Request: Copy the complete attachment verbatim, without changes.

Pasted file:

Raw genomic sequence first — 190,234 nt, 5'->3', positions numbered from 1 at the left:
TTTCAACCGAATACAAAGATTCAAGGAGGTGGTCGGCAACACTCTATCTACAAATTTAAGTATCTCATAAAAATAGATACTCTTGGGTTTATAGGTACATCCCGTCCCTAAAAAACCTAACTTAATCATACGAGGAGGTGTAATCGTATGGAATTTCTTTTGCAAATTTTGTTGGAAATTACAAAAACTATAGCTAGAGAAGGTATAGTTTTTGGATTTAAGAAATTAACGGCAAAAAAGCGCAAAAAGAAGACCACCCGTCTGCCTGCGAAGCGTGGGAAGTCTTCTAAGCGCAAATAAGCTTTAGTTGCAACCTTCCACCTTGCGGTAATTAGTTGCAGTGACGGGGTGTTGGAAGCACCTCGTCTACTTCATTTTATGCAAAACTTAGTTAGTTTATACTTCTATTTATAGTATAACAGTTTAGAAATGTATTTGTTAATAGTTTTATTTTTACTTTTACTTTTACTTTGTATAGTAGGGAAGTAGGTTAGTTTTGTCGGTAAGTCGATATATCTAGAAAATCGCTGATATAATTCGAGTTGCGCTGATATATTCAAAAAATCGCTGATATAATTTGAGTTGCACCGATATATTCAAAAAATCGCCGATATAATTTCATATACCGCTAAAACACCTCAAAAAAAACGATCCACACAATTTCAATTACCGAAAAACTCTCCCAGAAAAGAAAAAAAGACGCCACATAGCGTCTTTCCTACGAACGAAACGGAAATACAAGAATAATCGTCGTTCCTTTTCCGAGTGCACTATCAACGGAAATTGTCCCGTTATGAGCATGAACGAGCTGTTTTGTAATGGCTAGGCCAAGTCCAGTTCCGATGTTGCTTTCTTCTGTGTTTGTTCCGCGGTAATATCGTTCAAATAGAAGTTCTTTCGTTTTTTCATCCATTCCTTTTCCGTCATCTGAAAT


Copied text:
Raw genomic sequence first — 190,234 nt, 5'->3', positions numbered from 1 at the left:
TTTCAACCGAATACAAAGATTCAAGGAGGTGGTCGGCAACACTCTATCTACAAATTTAAGTATCTCATAAAAATAGATACTCTTGGGTTTATAGGTACATCCCGTCCCTAAAAAACCTAACTTAATCATACGAGGAGGTGTAATCGTATGGAATTTCTTTTGCAAATTTTGTTGGAAATTACAAAAACTATAGCTAGAGAAGGTATAGTTTTTGGATTTAAGAAATTAACGGCAAAAAAGCGCAAAAAGAAGACCACCCGTCTGCCTGCGAAGCGTGGGAAGTCTTCTAAGCGCAAATAAGCTTTAGTTGCAACCTTCCACCTTGCGGTAATTAGTTGCAGTGACGGGGTGTTGGAAGCACCTCGTCTACTTCATTTTATGCAAAACTTAGTTAGTTTATACTTCTATTTATAGTATAACAGTTTAGAAATGTATTTGTTAATAGTTTTATTTTTACTTTTACTTTTACTTTGTATAGTAGGGAAGTAGGTTAGTTTTGTCGGTAAGTCGATATATCTAGAAAATCGCTGATATAATTCGAGTTGCGCTGATATATTCAAAAAATCGCTGATATAATTTGAGTTGCACCGATATATTCAAAAAATCGCCGATATAATTTCATATACCGCTAAAACACCTCAAAAAAAACGATCCACACAATTTCAATTACCGAAAAACTCTCCCAGAAAAGAAAAAAAGACGCCACATAGCGTCTTTCCTACGAACGAAACGGAAATACAAGAATAATCGTCGTTCCTTTTCCGAGTGCACTATCAACGGAAATTGTCCCGTTATGAGCATGAACGAGCTGTTTTGTAATGGCTAGGCCAAGTCCAGTTCCGATGTTGCTTTCTTCTGTGTTTGTTCCGCGGTAATATCGTTCAAATAGAAGTTCTTTCGTTTTTTCATCCATTCCTTTTCCGTCATCTGAAAT